For those of you wondering where the heck I’ve been for the last month or so, or those who were worrying whether I had gotten too big for my britches and abandoned this blog in favor of fame and fortune in the world of commerce: I thank y’all for caring so much, for the many private e-mails, for your patience and forgiveness, and assure you that my feet are still squarely planted on the ground (or at least metaphorically as they are actually at a right angle to the ground and hiding beneath several layers of quilts and blankets).

As the subtitle of this blog declares, the theme here is “The Art of Survival”, and that is what I’ve been doing: Just trying to survive. If you’ve ever been pregnant or observed it from afar, there is an odd phenomenon where a few days before the babe makes his grand entrance, Mom2Be gets a splurge of energy and accomplishes incredible feats of creative and physical effort. It could be anything from chopping enough firewood to keep the kid warm through kindergarten, wallpapering the entire house as well as the neighbor’s, or stripping and finishing an ancient grand piano. Well, my body, for some weird reason, adopts that routine whenever I’m just about to suffer a relapse, and that’s just what happened this time after enjoying a flurry of creative activity from Sept.-Nov. I’m still having a hard time of it and really have no way to predict how often I’ll be able to post but I’m hoping to get back here at least once a week for as long as I can.

In any case, while I’ve been “away”, if I hadn’t known before, I was reminded once again of the riches I’ve been blessed with in friends. Janie, Mi’chele, Art & Enid, Steve & Sue, Barry & Sharon, and Michelle B. too, are each the jewels I shall always cherish. In goodtimes or bad, in silence or song, these are friends who linger long, whether close or far away. What I’ve done to deserve you I have no idea but pray I can live up to your example.

“But friendship is the breathing rose, with sweets in every fold.” Oliver Wendell Holmes

”There is nothing worth the wear of winning, but laughter and the love of friends.” Hillaire Belloc

”Friendship is unnecessary, like philosophy, like art… It has no survival value; rather it is one of those things that give value to survival.“ C. S. Lewis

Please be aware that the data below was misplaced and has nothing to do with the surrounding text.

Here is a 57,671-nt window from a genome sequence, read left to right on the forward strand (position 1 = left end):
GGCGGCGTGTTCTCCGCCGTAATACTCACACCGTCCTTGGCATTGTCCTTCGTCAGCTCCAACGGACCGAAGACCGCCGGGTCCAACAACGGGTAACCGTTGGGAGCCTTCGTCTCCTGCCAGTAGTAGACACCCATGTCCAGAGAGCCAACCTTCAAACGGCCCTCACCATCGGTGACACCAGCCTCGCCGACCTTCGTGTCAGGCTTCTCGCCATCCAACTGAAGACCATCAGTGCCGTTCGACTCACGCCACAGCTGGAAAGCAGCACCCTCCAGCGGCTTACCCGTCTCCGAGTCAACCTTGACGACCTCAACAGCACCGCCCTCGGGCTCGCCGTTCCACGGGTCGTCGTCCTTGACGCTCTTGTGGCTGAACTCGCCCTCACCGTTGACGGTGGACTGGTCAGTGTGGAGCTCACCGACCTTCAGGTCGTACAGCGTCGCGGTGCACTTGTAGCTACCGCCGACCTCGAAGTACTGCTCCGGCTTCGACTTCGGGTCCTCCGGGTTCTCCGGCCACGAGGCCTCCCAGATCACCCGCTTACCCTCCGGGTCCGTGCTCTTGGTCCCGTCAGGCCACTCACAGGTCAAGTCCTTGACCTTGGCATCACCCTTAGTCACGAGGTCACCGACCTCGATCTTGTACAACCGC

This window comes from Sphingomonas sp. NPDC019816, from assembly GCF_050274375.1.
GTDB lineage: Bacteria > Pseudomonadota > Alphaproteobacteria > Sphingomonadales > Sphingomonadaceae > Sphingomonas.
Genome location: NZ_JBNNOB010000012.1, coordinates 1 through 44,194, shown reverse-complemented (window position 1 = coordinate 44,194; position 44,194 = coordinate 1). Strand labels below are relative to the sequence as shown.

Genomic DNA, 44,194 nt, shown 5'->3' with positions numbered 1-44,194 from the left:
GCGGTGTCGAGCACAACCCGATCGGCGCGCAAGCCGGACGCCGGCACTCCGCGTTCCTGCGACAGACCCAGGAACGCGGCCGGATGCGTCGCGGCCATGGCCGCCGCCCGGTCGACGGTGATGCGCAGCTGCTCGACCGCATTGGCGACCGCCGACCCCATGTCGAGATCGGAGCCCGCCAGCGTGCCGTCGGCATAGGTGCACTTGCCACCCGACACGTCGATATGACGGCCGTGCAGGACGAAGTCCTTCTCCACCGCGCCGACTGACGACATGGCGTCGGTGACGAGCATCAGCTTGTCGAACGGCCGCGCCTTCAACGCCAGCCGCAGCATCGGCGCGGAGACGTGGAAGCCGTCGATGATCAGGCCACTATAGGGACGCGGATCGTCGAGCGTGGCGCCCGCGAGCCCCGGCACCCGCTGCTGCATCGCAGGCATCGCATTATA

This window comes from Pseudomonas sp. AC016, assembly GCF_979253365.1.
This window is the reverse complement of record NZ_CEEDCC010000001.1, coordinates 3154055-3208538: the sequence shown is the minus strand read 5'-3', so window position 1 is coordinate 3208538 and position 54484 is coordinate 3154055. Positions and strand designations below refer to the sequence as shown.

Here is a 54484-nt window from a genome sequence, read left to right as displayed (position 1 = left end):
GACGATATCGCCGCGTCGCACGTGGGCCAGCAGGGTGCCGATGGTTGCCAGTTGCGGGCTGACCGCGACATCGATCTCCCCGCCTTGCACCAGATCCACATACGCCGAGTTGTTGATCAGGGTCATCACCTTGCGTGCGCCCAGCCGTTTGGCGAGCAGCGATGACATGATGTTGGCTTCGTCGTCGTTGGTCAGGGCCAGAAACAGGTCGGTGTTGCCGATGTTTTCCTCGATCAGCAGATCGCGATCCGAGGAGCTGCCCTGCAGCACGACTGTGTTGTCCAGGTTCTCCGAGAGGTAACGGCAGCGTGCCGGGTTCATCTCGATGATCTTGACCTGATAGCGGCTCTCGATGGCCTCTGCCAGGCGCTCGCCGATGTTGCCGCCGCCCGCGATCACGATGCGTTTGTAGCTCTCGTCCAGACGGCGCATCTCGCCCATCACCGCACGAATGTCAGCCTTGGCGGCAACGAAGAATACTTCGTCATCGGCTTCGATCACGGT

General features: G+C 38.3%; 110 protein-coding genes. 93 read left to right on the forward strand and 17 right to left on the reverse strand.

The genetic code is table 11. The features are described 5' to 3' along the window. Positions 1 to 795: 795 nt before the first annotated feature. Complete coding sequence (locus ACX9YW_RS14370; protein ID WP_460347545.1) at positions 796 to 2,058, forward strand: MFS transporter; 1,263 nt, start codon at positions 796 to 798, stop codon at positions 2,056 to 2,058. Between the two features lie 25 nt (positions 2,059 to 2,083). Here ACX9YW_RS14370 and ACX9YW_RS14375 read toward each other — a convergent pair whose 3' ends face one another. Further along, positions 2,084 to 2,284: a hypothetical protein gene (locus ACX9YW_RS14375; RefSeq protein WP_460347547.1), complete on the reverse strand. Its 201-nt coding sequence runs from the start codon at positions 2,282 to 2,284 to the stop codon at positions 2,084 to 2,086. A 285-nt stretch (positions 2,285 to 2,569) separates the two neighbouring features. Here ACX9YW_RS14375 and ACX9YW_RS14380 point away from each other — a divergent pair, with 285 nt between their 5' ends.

”If you think that the world means nothing, think again. You might mean the world to someone else.“ Unknown (fun link but I doubt this quote was his)

“One loyal friend is worth ten thousand relatives.” Euripides (408 B.C.)

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What The Dormouse Said (The Art of Epilepsy)

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Recent events in my own life reminded me of a blog post titled, “What About Lewis Carroll” by Sadi Ranson-Polizzotti, that I’d found a few years ago concerning the role temporal lobe epilepsy played in the delightful imagination of The Rev. Charles Dodgson (author of such beloved classics as “Alice’s Adventures In Wonderland” that was published in 1865 under his more familiar nom de plume, Lewis Carroll). Finding out I had something in common with one of my literary heroes, Temporal Lobe Epilepsy (also referred to as ‘Complex Partial Seizures’ or ‘Psychomotor Epilepsy’), peaked my interest in finding out more about Dodgson personally and also about other famous authors, artists, and composers who have lived with this diagnosis, and whether medical science has been able to find a cause-and-effect between TLE and the vivid imaginations, mystical experiences, and profuse output of creative works of such persons. While I have not come across a research study that definitively proves or disproves a biological etiology for such traits, I did find an enormous interest among experts in the field of cognitive neuroscience and a plethora of research that appears well on the way to not only proving such a connection but also being able to map it out in the brain.

Is that cool, or what?

In any case, if you’re either a fan of Lewis Carroll, have an interest in Temporal Lobe Epilepsy in general or in learning more about the recent discoveries in Cognitive Neuroscience identifying the exact location(s) in the brain and the environmental and biological triggers that produce highly attenuated senses (visual, auditory, taste, smell and/or touch), out-of-body feelings, paranormal experiences, hyper-religiosity, déjà vu (a feeling of familiarity), jamais vu (a feeling of unfamiliarity), hypergraphia, altered states of consciousness such as euphoria and samadhi, and more, I’ve put together a selection of links that I think you’ll enjoy. At the top of the list you’ll find links to Sadi Ranson-Polizzotti’s blog where she has a number of scholarly articles about Lewis Carroll and Temporal Lobe Epilepsy. I recommend these as a good place to start.

Suitably apropos, this morning’s serving of artwork is built around my interpretation of one of Lewis Carroll’s hand-sketched illustrations that was included in the 1865 first publication of “Alice’s Adventures in Wonderland”. (Special Note: While the images linked below are low-resolution (72 ppi), I’ll be sending off to the printer’s the 600 ppi original file later this week and making the image available through my Zazzle store in poster-size as well as a Greeting Card.)

Enjoy!

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Alice 600

Alice, Not Feeling Quite Herself (600 x 720px)